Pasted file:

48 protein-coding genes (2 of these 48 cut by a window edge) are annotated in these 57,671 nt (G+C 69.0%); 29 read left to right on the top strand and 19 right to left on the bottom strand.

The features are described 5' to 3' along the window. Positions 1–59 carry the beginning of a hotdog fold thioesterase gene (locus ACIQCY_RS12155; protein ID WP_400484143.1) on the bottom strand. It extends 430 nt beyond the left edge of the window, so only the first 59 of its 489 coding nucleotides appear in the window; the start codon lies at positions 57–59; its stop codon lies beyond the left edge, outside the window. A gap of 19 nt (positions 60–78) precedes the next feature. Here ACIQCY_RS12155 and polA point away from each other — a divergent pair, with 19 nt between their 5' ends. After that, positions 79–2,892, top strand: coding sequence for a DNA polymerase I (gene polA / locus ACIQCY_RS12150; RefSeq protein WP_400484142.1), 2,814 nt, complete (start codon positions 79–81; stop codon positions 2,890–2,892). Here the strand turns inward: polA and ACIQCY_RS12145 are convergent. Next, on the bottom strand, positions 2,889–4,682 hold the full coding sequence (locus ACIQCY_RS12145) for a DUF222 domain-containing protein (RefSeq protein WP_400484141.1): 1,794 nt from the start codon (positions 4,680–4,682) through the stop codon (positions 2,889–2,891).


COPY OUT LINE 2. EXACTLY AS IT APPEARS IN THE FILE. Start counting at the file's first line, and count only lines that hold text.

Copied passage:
The features are described 5' to 3' along the window. Positions 1–59 carry the beginning of a hotdog fold thioesterase gene (locus ACIQCY_RS12155; protein ID WP_400484143.1) on the bottom strand. It extends 430 nt beyond the left edge of the window, so only the first 59 of its 489 coding nucleotides appear in the window; the start codon lies at positions 57–59; its stop codon lies beyond the left edge, outside the window. A gap of 19 nt (positions 60–78) precedes the next feature. Here ACIQCY_RS12155 and polA point away from each other — a divergent pair, with 19 nt between their 5' ends. After that, positions 79–2,892, top strand: coding sequence for a DNA polymerase I (gene polA / locus ACIQCY_RS12150; RefSeq protein WP_400484142.1), 2,814 nt, complete (start codon positions 79–81; stop codon positions 2,890–2,892). Here the strand turns inward: polA and ACIQCY_RS12145 are convergent. Next, on the bottom strand, positions 2,889–4,682 hold the full coding sequence (locus ACIQCY_RS12145) for a DUF222 domain-containing protein (RefSeq protein WP_400484141.1): 1,794 nt from the start codon (positions 4,680–4,682) through the stop codon (positions 2,889–2,891).